KGE: +1 on the differing roles between rec and travel teams. Travel makes soccer players, but without rec making soccer fans the game won’t thrive.

  14. The Other Jeff says:

    Today was the first time I can ever remember when being “on the edge of my seat” was literal, not a cliche, from Green’s goal to the end. What tremendous heart. You simply could not watch Tim Howard’s incredible performance, then that last 15 minutes, and not be proud of what this team said on the field about what it means to be an American.

    Then back down to earth. I think Michael Ballack had the most insightful comment in the post-game analysis. He was asked to sum up the game in a single sentence. His answer (I may have the exact words wrong but this is the essence): “Physicality is not enough.” He went on to praise the team and said US fans should be proud of the performance, but that there are limits to how far it can carry you. To reach that next level the US players must become more technical. Klinsmann genuinely wanted the team to play a fast, technical style building through the midfield. Anyone watching the way we struggled through Ghana, Germany and Belgium I think had to come away understanding that in the end, he just didn’t have the horses. Our speed of play in the middle of the field in particular was just a bit slower than those opponents and it was the difference between controlling the game and careening around corners on two wheels.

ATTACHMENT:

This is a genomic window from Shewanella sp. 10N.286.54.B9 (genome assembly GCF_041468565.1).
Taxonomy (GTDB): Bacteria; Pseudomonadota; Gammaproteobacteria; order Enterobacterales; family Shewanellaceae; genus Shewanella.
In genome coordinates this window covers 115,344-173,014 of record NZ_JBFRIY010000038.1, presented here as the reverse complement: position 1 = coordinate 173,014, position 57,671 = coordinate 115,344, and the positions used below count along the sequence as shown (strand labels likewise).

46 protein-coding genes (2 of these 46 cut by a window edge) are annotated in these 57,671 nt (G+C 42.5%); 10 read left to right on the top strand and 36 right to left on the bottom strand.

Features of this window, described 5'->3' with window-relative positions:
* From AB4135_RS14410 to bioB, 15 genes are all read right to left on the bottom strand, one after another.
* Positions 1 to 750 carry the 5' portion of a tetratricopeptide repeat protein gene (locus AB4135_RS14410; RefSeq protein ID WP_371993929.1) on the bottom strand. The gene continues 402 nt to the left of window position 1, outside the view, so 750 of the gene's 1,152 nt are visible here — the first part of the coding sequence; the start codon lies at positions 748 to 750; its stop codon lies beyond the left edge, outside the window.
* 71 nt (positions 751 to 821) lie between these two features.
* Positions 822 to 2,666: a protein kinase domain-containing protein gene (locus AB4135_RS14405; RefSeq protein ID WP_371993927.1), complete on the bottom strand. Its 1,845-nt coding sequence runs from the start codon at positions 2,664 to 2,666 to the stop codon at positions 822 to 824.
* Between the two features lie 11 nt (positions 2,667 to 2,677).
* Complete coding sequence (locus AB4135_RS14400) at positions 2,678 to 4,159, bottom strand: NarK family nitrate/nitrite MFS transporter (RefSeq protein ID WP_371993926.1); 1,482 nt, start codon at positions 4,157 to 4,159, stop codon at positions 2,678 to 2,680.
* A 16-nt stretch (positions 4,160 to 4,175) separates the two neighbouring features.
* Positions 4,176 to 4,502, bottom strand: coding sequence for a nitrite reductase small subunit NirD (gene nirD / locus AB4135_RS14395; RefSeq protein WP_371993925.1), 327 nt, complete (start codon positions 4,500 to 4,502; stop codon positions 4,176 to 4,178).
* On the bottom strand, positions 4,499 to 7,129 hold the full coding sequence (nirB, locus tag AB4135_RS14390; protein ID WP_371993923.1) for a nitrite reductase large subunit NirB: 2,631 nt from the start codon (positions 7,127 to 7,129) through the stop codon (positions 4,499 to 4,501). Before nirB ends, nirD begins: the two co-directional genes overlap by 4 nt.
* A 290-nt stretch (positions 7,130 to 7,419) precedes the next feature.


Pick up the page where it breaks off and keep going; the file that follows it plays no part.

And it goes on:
What this team accomplished is remarkable. At this level and on this stage to go so far on guts and athleticism … this team accomplished more good for the image of the US abroad than any foreign policy ever has. But Ballack is right, it was going to end – if not Belgium then Argentina – because it isn’t enough to grab the brass ring at the World Cup.